When I was younger, I would use my mom’s Instagram account to post photos I took on her phone, always captioned “by: sofia” for everyone to see. I have always loved photography. When I got my first smartphone in sixth grade, all I did was take photos of everything: my friends, sunsets, my street in every season.

My interest in photography turned from digital to analog when I put a Polaroid camera on my Christmas list in 2018. It was the “trend,” and all I ever saw on social media were Polaroid walls in people’s bedrooms. Another popular instant camera, the Instax Mini series, has the classic white-framed film print, making the cutest bedroom decoration. At 14, I was finally gifted an Instax Mini 9.

Little did I know the gift would launch me into a yearslong love for all things film photography: the medium that best reveals how a person views the world and what they see as beautiful.

Not long after getting the Instax, I discovered YouTuber Willem Verbeeck, who documents his travels and the photos he takes on different cameras, while also providing some basic information on how the process of film photography and developing work.

I was intrigued by how simple yet narrative these photos were. His photos expressed so much complexity and detail beyond the simple shot. I learned more about what film to buy, which film cameras were beginner-friendly and how to work with the medium.

With a taste for instant photography and newfound knowledge on the world of film, I was saddened to see the prices of cameras ranging from $100 to $500 on Craigslist. However, one clue Verbeeck gave for finding a film camera is asking an older family member such as your parents or grandparents. I was amazed to learn my mom had a film camera of her own from many years back, a Pentax K-1000. That’s when my exploration into film photography truly began.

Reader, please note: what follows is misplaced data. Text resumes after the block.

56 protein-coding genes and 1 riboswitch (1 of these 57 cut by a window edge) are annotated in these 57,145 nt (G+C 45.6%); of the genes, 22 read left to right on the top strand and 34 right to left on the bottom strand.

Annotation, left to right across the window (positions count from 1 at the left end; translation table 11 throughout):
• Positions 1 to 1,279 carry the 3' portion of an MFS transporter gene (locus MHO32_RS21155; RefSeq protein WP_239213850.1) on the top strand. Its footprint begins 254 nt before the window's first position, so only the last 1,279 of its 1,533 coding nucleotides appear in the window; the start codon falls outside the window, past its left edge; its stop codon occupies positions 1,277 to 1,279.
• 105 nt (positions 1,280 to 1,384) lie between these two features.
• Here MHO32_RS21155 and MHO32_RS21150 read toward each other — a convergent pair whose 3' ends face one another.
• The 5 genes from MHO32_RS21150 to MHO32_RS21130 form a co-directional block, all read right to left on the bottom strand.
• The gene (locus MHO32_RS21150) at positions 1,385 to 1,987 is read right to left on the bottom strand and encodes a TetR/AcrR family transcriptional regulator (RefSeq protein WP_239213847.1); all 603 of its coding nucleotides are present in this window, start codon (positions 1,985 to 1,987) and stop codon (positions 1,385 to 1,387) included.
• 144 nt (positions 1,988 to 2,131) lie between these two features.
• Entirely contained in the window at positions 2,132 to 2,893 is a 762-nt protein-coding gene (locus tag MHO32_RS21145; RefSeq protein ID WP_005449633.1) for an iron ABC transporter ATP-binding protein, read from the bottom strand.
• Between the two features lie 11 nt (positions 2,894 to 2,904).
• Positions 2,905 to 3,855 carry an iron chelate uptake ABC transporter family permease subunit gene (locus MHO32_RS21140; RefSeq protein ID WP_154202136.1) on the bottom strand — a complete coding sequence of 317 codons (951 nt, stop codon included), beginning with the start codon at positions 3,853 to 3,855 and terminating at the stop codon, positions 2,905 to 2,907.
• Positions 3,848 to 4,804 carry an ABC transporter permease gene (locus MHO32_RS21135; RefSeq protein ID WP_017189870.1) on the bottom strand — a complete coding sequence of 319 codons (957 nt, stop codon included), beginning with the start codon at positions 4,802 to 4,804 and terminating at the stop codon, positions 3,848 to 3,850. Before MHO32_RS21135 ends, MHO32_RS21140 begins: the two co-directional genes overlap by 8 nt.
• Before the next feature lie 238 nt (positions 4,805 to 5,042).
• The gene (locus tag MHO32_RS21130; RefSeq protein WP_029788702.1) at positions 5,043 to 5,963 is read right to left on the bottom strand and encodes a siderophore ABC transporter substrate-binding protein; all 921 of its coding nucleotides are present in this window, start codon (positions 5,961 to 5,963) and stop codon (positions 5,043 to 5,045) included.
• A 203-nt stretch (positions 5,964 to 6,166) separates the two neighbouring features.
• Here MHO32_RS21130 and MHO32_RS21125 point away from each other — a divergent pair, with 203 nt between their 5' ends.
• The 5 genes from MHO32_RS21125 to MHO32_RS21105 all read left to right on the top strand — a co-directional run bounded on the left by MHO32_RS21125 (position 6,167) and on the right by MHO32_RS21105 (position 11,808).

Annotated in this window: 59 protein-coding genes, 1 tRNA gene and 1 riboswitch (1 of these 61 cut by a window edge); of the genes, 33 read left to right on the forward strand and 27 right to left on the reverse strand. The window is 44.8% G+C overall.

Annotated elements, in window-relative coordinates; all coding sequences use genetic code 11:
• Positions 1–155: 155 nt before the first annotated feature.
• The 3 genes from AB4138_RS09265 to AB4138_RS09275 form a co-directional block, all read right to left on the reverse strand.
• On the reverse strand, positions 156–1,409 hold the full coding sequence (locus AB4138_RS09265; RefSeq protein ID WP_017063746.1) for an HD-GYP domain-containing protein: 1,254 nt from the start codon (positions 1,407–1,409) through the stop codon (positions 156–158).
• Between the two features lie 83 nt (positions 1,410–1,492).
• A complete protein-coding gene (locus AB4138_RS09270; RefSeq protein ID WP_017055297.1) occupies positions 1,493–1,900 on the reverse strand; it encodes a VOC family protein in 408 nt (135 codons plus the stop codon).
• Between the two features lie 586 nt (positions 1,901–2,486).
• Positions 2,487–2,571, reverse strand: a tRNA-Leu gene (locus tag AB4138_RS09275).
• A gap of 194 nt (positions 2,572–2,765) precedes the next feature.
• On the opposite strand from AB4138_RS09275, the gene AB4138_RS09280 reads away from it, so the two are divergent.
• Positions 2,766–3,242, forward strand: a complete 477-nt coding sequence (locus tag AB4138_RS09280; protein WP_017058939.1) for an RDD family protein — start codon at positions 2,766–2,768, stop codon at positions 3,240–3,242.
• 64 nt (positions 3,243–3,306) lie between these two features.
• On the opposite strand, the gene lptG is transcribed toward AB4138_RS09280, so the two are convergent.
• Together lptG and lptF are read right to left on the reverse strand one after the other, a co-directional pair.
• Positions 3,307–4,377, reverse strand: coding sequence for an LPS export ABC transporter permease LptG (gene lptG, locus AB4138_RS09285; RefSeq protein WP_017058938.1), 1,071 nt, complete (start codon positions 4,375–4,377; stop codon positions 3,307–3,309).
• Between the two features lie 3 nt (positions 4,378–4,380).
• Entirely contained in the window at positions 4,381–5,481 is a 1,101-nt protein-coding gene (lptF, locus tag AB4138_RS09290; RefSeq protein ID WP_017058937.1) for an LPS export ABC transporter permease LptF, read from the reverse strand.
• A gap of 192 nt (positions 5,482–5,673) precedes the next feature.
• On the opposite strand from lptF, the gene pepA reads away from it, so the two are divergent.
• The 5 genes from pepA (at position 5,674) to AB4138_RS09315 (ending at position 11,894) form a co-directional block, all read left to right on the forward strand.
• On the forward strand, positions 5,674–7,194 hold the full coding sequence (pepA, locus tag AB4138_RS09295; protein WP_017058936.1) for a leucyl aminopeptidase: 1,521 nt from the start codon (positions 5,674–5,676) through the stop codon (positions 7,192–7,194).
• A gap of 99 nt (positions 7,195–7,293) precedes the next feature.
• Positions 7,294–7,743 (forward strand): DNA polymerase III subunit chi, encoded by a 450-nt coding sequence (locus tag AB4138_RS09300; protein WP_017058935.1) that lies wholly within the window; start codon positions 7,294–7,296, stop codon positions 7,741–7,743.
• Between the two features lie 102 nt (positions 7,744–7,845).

The Pentax K-1000 is an almost entirely mechanical film camera that technically does not require a battery, unless you want to use the light meter in the viewfinder, which allows the photographer to adjust the exposure controls on the lens. I personally chose not to, and it worked just fine for me.

I took my first photos in Denver, where my extended family lives. In my cousin’s neighborhood, the houses are particularly suburban and have a beach house look, so I framed them with a beautiful sunset in the back. I also shot some photos in Rocky Mountain National Park to capture the essence of our hike there. There was a river to follow, aspen trees and, of course, the beautiful Rocky Mountains.

All the photos came out fairly well for it being my first time working with film. I took them to the local Camera & Darkroom to get developed.

There were some lighting issues, but they added an interesting glared contrast to the photos. The color palettes were stunning, and I enjoyed seeing something I crafted with my own eye.

Then I broke my Pentax K-1000. I was mortified and anxious about the cost of fixing the damage, until I discovered the Olympus Infinity Stylus Epic Zoom in an old junk drawer. It, too, was a relic of my mother’s past.

Unlike the K-1000, the Olympus Infinity is a small point and shoot, so it doesn’t require adjustment. Instead, it has presets for shooting different scenes and adjustable zoom. All you need is a good eye.

This camera is great for capturing moments with friends. It’s easy and fast, but adds that beautiful film tint.

I definitely recommend a camera like this one for beginners. It’s similar to popular disposable cameras, but I recommend a point-and-shoot because it’s better for the environment: There is no need to dispose of the camera after using it.

The camera is also good for traveling. When I vacationed in San Diego over the summer, I kept it on my neck the whole time. It was light and easy to carry, unlike my last film camera. I was able to capture some beautiful moments throughout my trip, from start to finish.

My favorite part throughout this whole experience is finally developing the photos after shooting through a roll of film. It took until the end of the summer to finally develop my most recent roll, but it was definitely worth the wait and a great surprise to remember all the photos I had taken.

Sofia Barker is a junior at the Academy for Technology and the Classics. Contact her at sofiabarker8@gmail.com.

(1) comment

Joseph Hempfling

THANK YOU FOR KEEPING FILM PHOTOGRAPHY ALIVE IF NOT WELL. TRULY

A VISUAL MEDIUM THAT HAS CAPTURED LIFE AS WE KNOW IT FOR CENTURIES AND WILL CONTINUE FOR YEARS TO COME. AS DIGITAL AS CONVENIENT AS IT MAY BE DEGRADES WITH TIME AND OUR WONDERFUL DIGITAL PHOTOS OF TODAY WILL BE GONE TOMORROW UNLESS RE SHOT ON FILM. WHO WOULD HAVE THUNK ?

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